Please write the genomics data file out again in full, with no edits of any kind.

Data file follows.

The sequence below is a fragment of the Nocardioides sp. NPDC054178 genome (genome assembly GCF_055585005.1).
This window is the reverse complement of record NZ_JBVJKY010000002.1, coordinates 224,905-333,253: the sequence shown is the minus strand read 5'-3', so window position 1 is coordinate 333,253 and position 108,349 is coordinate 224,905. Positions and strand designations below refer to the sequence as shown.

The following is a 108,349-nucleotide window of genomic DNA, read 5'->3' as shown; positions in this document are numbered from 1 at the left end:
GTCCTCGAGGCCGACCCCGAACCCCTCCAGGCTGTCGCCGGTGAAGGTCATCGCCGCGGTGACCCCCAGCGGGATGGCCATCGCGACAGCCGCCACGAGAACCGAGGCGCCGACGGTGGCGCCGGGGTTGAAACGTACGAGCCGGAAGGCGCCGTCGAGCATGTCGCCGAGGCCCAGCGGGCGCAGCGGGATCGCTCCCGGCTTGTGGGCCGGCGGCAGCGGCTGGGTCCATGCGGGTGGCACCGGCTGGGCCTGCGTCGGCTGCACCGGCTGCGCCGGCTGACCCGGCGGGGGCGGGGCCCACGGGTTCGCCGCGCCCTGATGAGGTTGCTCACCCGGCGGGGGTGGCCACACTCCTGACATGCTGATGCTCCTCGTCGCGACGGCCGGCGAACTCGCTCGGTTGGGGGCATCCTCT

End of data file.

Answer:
The sequence below is a fragment of the Nocardioides sp. NPDC054178 genome (genome assembly GCF_055585005.1).
This window is the reverse complement of record NZ_JBVJKY010000002.1, coordinates 224,905-333,253: the sequence shown is the minus strand read 5'-3', so window position 1 is coordinate 333,253 and position 108,349 is coordinate 224,905. Positions and strand designations below refer to the sequence as shown.

The following is a 108,349-nucleotide window of genomic DNA, read 5'->3' as shown; positions in this document are numbered from 1 at the left end:
GTCCTCGAGGCCGACCCCGAACCCCTCCAGGCTGTCGCCGGTGAAGGTCATCGCCGCGGTGACCCCCAGCGGGATGGCCATCGCGACAGCCGCCACGAGAACCGAGGCGCCGACGGTGGCGCCGGGGTTGAAACGTACGAGCCGGAAGGCGCCGTCGAGCATGTCGCCGAGGCCCAGCGGGCGCAGCGGGATCGCTCCCGGCTTGTGGGCCGGCGGCAGCGGCTGGGTCCATGCGGGTGGCACCGGCTGGGCCTGCGTCGGCTGCACCGGCTGCGCCGGCTGACCCGGCGGGGGCGGGGCCCACGGGTTCGCCGCGCCCTGATGAGGTTGCTCACCCGGCGGGGGTGGCCACACTCCTGACATGCTGATGCTCCTCGTCGCGACGGCCGGCGAACTCGCTCGGTTGGGGGCATCCTCT